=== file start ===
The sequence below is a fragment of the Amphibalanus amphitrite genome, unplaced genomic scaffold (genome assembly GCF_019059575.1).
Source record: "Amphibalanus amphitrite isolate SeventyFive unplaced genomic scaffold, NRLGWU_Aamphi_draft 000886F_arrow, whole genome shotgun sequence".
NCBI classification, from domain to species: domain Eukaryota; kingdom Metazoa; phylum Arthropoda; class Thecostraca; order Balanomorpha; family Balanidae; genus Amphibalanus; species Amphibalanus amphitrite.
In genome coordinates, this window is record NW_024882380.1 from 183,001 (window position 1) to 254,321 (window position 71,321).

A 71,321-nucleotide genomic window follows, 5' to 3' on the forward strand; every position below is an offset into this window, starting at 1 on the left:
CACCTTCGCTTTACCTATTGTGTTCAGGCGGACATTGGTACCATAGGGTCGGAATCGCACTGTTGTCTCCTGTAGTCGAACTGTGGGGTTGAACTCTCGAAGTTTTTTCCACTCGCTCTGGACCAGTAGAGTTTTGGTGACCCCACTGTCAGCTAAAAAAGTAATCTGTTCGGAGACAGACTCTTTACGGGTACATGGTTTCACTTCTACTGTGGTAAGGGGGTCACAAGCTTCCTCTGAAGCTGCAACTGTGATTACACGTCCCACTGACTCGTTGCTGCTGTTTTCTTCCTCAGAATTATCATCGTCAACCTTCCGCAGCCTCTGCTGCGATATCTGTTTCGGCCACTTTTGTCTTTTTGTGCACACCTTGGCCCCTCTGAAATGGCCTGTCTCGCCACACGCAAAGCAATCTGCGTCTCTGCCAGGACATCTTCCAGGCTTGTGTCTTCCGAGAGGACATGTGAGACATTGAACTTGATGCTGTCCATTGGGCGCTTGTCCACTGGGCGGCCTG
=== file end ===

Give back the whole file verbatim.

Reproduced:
The sequence below is a fragment of the Amphibalanus amphitrite genome, unplaced genomic scaffold (genome assembly GCF_019059575.1).
Source record: "Amphibalanus amphitrite isolate SeventyFive unplaced genomic scaffold, NRLGWU_Aamphi_draft 000886F_arrow, whole genome shotgun sequence".
NCBI classification, from domain to species: domain Eukaryota; kingdom Metazoa; phylum Arthropoda; class Thecostraca; order Balanomorpha; family Balanidae; genus Amphibalanus; species Amphibalanus amphitrite.
In genome coordinates, this window is record NW_024882380.1 from 183,001 (window position 1) to 254,321 (window position 71,321).

A 71,321-nucleotide genomic window follows, 5' to 3' on the forward strand; every position below is an offset into this window, starting at 1 on the left:
CACCTTCGCTTTACCTATTGTGTTCAGGCGGACATTGGTACCATAGGGTCGGAATCGCACTGTTGTCTCCTGTAGTCGAACTGTGGGGTTGAACTCTCGAAGTTTTTTCCACTCGCTCTGGACCAGTAGAGTTTTGGTGACCCCACTGTCAGCTAAAAAAGTAATCTGTTCGGAGACAGACTCTTTACGGGTACATGGTTTCACTTCTACTGTGGTAAGGGGGTCACAAGCTTCCTCTGAAGCTGCAACTGTGATTACACGTCCCACTGACTCGTTGCTGCTGTTTTCTTCCTCAGAATTATCATCGTCAACCTTCCGCAGCCTCTGCTGCGATATCTGTTTCGGCCACTTTTGTCTTTTTGTGCACACCTTGGCCCCTCTGAAATGGCCTGTCTCGCCACACGCAAAGCAATCTGCGTCTCTGCCAGGACATCTTCCAGGCTTGTGTCTTCCGAGAGGACATGTGAGACATTGAACTTGATGCTGTCCATTGGGCGCTTGTCCACTGGGCGGCCTG